Part 2 of reflections from a class on “Missional Leadership,” taught by Dr. Reggie McNeal at Columbia International University. In part one, I shared Dr. McNeal’s description of the “missional” church, and some thoughts in relating that to our Polish context.

Thinking and behaving missionally requires a series of paradigm shifts:

1. From internal to external

The people of God need to refocus their hearts and resources on the world. We have focused mostly on ourselves, but we need to remind ourselves just how much God loves the world. It really isn’t enough to pay lip service to this, but we must also demonstrate this shift through our use of resources, and through the behaviors we reward. One very practical idea that Dr. McNeal mentioned was to get involved in a nearby public school. There we can see and begin to meet nearly all of the needs around us.

Polish evangelical churches are usually strongly evangelistic. Their methods are frequently outdated, but the desire is strong to win their country for Christ. And with 0.15% evangelicals, there’s a lot of people to win! Most evangelical leaders are much more focused on building their church than they are on building the Kingdom, but there is very little of the apathy that sometimes characterizes churches in North America. However, their small size and position as a cult makes it difficult for the churches, as organizations working independently of one another, to get involved in community services – whether schools, community centers, or compassion organizations. So, a better way may be to lessen the organizational involvement, and encourage individual believers, or small groups, to get involved as volunteers in community organizations. In the end, it isn’t about increasing the visibility of our church in the community – a common error that churches in both Poland and America make. What matters is blessing the community where we live. I’m convinced that doing that actually does increase our positive reputation, but when we make blessing the goal, rather than popularity, we contribute more to advancing God’s Kingdom, rather than our own.

2. From program driven to people development

“We have to get this shift – this is the real crux of it.” “Goal of the program model – how many people came Sunday, how long did it go, did we have enough workers, etc.  DID WE MEET BUDGET?” “You can go weeks in some program models and the topic of people never comes up. The goal is participation.” (Reggie McNeal, in class)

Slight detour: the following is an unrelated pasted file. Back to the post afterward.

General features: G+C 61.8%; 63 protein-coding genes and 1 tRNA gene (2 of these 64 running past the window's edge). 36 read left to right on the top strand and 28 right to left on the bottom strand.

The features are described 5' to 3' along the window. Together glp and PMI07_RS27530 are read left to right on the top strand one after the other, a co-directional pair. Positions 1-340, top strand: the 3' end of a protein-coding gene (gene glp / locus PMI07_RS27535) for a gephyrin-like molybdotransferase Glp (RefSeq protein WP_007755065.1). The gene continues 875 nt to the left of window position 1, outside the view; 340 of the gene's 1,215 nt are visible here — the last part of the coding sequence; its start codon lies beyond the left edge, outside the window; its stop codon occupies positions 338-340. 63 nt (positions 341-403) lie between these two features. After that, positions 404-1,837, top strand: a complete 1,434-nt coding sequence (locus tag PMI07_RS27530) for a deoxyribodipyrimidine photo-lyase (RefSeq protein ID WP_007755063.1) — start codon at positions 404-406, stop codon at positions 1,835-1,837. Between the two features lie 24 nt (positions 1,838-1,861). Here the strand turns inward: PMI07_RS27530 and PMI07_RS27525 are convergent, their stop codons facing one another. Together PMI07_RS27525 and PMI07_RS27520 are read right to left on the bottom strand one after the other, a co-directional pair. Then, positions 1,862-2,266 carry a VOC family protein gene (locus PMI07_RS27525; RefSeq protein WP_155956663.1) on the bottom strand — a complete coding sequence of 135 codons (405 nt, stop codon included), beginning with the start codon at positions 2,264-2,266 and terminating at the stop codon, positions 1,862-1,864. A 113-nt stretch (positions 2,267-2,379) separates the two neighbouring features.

A short look at the life of Jesus, or even more, the life of Paul shows us the importance that both placed on developing people. It’s an incredibly sad state of affairs if the question “did we meet budget” has become more important than “are people growing in Christ.”

Unfortunately, most Polish churches have understood a successful church to be one with multiple programs. In fact, Polish evangelical leaders have usually used American megachurches as models for ministry, resulting in a large degree of frustration when the Polish spiritual reality does not bring the same results they read and hear about in America. There definitely are different areas to address in people development in Poland than there are in America, but I have to think that a focus on growing people and not programs will probably be much less frustrating and more rewarding in the Polish church. Granted, mentoring and discipling can also be frustrating at times – but the Polish church sometimes has such wildly unrealistic expectations toward programs that a people focus might actually turn out to be a huge relief!

In addition, programs are resource hogs – and the Polish evangelical church is pretty poor, both in money and number of personnel. Of course, as Dr. McNeal also mentioned, a focus on people development does not mean an elimination of all programs – rather it means a restructuring of priorities. If we can recapture the people focus, we can be more intentional about letting people try and fail – in order to learn and grow – even as they lead or participate in a “program.” The “success” of the program becomes subordinated to the “process” or growth of both the volunteers and the recipients.

As a small personal aside – I get very frustrated by teachers from the West who come and tell the Polish church how it should be done. Their ideas are sometimes so wildly inappropriate in the Polish context that it’s as if a bunch of Martians came to tell us how to plant crops. And yes – I’m an American, attempting to influence my Polish brothers and sisters. And I’ve probably made just as stupid statements over the years as some of these big church teachers make here. God forgive me and us. However, 14 years of toiling alongside my brothers and sisters here, of wrestling with similar cultural issues and slow growth has helped me understand this context better, and helped them consider me one of them. We won’t change Poland by implementing an American church growth program. We might change Poland by focusing on people instead of programs, though.

Again, much of what Dr. McNeal said in class can be found in his book Missional Renaissance.

Missional Leadership I

 

Comments
  1. […] The first two paradigm shifts, from part 2: […]

  2. […] especially in the light of some of the shifts that Dr. McNeal mentioned earlier (my posts 2 and […]

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